The other day I went to pick up some supplies from my son. He appeared offended to see us in masks. Of course as young person he feels he is impervious and eternal. But I think he thought we thought he would pollute us. It's hard to untangle the situation, but he basically threw a bottle of hand sanitizer, grenade-like, into the back of our car and ran away. How should we handle such encounters in the future? Bring HIM a mask?

- Wilma B. Well

Mask wearing in certain cultures is commonplace for a range of reasons: A person is ill and doesn't want to spread it; a person doesn't want to get sick during cold/flu season; or they are more sensitive to seasonal allergies. During this time in the United States, we can all learn something from this perspective.

It's not offensive, it's considerate — another sentiment you could relate to your son. And if that doesn't do it, remind him that the federal government recommends wearing masks in coronavirus hot spots.

That brings up a couple other points of covetiquette.

Be aware: most masks on the market right now are not adequate protection against the virus. But something is better than nothing. Even if, at the very least, it reminds you to stop touching your face.

Read: Washington cosplayers make masks to fight coronavirus pandemic

N95 masks: The N95 mask is the top of the line mask when facing this virus ... and you should not have one. That is, you should only have one if you are at higher risk yourself or owned one prior to the Covid-19 pandemic.

The people who need them right now are vulnerable communities and medical professionals who are on the front lines of this pandemic. Masks, and other personal protection equipment, are in very short supply. Doctors, nurses, and first responders greatly need them during this time.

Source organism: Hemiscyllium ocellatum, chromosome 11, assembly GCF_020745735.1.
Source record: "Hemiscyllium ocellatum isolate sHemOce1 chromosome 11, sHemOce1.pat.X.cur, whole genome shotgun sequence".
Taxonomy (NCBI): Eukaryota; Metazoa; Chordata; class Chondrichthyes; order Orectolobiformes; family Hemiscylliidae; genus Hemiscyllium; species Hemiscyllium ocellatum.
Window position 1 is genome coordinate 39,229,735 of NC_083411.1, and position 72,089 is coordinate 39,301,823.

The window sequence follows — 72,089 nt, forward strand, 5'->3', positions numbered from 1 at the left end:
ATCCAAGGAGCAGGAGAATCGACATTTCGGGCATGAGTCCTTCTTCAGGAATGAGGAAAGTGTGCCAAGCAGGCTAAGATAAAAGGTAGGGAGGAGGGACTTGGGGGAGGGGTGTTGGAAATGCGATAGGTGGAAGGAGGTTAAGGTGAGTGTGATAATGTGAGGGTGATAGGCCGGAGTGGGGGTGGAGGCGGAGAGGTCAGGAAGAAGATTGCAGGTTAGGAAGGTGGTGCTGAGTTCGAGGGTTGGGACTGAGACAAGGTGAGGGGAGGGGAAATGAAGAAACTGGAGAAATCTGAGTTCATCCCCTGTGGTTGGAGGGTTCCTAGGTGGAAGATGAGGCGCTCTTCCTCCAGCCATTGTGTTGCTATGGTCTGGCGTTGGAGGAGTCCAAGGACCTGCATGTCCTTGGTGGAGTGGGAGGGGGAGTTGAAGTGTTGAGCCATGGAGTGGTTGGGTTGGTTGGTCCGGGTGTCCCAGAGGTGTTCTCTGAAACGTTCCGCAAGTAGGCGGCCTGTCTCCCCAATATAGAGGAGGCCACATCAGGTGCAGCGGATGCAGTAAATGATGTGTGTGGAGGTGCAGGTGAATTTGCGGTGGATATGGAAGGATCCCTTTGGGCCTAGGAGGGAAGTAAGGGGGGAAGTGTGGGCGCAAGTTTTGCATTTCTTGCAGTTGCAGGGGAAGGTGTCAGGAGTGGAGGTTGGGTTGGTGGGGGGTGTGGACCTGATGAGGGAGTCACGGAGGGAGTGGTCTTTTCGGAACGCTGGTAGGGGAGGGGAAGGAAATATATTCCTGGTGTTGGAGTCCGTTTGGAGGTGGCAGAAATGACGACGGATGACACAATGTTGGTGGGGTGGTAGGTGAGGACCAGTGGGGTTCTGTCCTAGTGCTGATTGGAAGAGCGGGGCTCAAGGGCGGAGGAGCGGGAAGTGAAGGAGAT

So if you have unopened N95 masks, or even surgical/medical masks, do the right thing and look into places where you can donate them for the cause. It's the polite thing to do.

Grocery stores

The basics: wipe down your cart before and after you go shopping at the grocery store. We all have to get food, and we all bear responsibility to slow le coronavirus.

Shopping: Hopefully, you are wearing gloves. And hopefully, you are rinsing or wiping down all the food items that you bring home.

Still, many people who wrote in feel that "if you touch it, you buy it." I feel that is reasonable during a pandemic.

It can be difficult sometimes — especially when you need an avocado that will ripen just at the right time — but make an honest effort. If you pick up a can, it goes in your cart. If you pick up an apple and see a bruise, sorry, it goes in your cart. Do your best.

The line: Many stores have now placed 6-foot markers for where people can stand and wait in line for the cashier. If you don't see any, respect the 6-foot rule. Do not crowd in the line and stay 6 feet from the person ahead of you. It's okay to politely ask others in line to spread out (you can refer them to this article).